Have insurers worked out how to work with startups? We think more work may be needed in this area….
“Investors are scrambling for a piece of China’s largest online-only insurer… the hype could be explained by the ‘stars’ behind ZhongAn and its offering. Its major shareholders — Ping An Insurance (Group) Co., Alibaba Group Holding Ltd., Tencent Holdings Ltd.” – ChinaGoAbroad.com
“Tencent Establishes Insurance Platform WeSure Through WeChat and QQ” – YiCai Global
“Amazon is coming for the insurance industry — should we be worried?” – Insurance Business Magazine
“Aviva turns digital in Hong Kong with Tencent deal” – Financial Times
“Quarter of customers willing to trust Facebook for insurance” – Insurance Business Magazine
“Chinese Tech Giant Baidu Is Launching a $1 Billion Fund with China Life” – Fortune
We are already well past the point of wondering whether tech giants like Google, Amazon, Facebook, Apple (GAFA) and Baidu, Alibaba, Tencent (BAT) are going to enter insurance. They are already here.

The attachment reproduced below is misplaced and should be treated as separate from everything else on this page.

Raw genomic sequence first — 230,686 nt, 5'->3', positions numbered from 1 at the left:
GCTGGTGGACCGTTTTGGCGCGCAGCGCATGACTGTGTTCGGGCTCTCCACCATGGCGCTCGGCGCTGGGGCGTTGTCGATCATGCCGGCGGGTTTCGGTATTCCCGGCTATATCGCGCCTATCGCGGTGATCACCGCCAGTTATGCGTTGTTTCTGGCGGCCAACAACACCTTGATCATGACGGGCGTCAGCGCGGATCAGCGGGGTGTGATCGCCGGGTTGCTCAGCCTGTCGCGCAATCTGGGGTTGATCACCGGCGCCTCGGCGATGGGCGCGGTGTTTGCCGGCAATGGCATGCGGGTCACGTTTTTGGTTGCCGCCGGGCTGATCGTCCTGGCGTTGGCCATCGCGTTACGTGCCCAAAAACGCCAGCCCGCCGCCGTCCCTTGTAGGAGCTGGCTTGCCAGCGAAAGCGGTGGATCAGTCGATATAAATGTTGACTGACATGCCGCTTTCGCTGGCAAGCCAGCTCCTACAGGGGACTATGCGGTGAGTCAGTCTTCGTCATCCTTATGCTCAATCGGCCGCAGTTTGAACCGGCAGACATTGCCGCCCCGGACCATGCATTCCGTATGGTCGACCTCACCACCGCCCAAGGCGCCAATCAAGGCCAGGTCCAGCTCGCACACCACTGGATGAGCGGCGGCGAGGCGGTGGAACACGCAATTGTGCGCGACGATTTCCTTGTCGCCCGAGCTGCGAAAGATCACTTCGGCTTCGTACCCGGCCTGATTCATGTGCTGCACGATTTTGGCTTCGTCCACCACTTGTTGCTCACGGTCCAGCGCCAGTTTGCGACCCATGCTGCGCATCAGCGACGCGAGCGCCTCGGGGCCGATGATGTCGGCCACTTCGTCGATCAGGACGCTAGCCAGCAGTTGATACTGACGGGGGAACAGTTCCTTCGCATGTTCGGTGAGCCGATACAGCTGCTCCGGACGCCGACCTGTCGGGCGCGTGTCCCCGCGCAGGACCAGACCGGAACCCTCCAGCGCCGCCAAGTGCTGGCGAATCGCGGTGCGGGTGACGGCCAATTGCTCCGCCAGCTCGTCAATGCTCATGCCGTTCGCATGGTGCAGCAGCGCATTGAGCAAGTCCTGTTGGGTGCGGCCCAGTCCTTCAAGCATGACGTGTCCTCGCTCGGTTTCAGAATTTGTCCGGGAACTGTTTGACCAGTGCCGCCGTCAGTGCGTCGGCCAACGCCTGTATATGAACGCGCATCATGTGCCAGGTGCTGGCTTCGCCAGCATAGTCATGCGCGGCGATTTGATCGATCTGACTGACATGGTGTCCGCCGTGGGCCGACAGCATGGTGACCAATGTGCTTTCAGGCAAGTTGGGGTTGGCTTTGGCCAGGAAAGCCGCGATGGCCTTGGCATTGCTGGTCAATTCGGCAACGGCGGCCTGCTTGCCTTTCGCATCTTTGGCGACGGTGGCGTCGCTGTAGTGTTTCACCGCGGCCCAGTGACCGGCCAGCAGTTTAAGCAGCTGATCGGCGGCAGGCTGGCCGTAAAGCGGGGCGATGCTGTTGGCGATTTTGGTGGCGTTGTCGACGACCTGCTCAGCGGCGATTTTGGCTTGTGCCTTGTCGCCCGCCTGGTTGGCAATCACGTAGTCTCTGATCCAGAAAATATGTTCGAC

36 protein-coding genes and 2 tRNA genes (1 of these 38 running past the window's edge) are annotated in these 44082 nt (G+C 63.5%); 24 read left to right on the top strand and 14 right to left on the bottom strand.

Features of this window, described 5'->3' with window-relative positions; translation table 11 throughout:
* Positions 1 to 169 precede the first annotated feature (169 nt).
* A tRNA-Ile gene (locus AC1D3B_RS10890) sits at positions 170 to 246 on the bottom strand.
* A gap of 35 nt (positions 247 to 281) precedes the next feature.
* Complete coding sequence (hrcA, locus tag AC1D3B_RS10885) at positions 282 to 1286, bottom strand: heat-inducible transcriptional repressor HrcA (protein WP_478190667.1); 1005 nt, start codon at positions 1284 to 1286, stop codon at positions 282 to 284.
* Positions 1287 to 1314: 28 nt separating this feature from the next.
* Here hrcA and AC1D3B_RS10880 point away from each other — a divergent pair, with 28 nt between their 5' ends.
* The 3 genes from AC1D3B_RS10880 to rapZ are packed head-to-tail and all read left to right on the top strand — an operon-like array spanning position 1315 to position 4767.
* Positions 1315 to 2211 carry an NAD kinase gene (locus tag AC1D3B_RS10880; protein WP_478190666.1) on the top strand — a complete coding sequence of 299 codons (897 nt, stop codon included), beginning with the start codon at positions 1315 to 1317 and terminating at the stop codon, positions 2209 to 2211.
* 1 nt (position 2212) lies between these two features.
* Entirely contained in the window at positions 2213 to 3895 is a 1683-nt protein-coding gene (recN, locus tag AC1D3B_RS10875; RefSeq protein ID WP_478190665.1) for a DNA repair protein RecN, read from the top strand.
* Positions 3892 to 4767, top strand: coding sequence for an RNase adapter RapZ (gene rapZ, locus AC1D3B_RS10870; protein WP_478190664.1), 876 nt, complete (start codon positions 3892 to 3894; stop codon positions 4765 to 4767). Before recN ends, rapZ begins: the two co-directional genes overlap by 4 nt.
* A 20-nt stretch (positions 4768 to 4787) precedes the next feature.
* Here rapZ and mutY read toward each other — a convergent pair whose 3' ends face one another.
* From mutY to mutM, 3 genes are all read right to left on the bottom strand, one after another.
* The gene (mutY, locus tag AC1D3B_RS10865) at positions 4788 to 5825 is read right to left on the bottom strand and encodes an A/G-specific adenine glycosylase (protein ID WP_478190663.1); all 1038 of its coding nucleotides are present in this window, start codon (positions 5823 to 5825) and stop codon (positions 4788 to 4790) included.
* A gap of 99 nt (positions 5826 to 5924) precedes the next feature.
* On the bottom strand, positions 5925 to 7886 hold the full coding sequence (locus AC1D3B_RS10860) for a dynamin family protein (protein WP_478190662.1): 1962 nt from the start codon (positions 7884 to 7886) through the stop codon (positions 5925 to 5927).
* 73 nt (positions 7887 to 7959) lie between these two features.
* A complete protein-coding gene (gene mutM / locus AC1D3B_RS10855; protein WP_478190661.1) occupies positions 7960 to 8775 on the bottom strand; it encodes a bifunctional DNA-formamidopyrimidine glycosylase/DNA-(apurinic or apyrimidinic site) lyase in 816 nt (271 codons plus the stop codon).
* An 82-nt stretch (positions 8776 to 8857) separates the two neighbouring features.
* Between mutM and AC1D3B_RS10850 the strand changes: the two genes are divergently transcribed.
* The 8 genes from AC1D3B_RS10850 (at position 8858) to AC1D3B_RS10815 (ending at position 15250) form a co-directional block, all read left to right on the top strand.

Notice the amount of activity being driven by the Chinese tech giants. Baidu, Alibaba and Tencent are transforming the market, and don’t expect them to stop at China.
The tech giants bring money, customer relationships, huge amounts of data and ability to interact with people at moments of truth and have distribution power that incumbents can only dream about. Is insurance a distraction to their core businesses? Perhaps — but they realize the potential in the assets that they have built. Regulatory complexity may drive a partnership approach, but we expect to see increasing levels of involvement from these players.
Role of developing markets
It’s been exciting to play an active role in the development of insurtech in developing markets. These markets are going to play a pivotal role in driving innovation in insurance and in many instances, will move ahead of more mature markets as a less constraining legacy environment allows companies to leapfrog to the most innovation solutions.
Importantly, new technologies will encourage financial inclusion and reduce under-insurance by lowering the cost of insurance, allowing more affordable coverage, extending distribution to reach those most at need (particularly through mobiles, where penetration rates are high) and launching tailored product solutions.
Interesting examples include unemployment insurance in Nigeria, policies for migrant workers in the Middle East, micro credit and health insurance in Kenya, a blockchain platform for markets in Asia and a mobile health platform in India.
Protection to prevention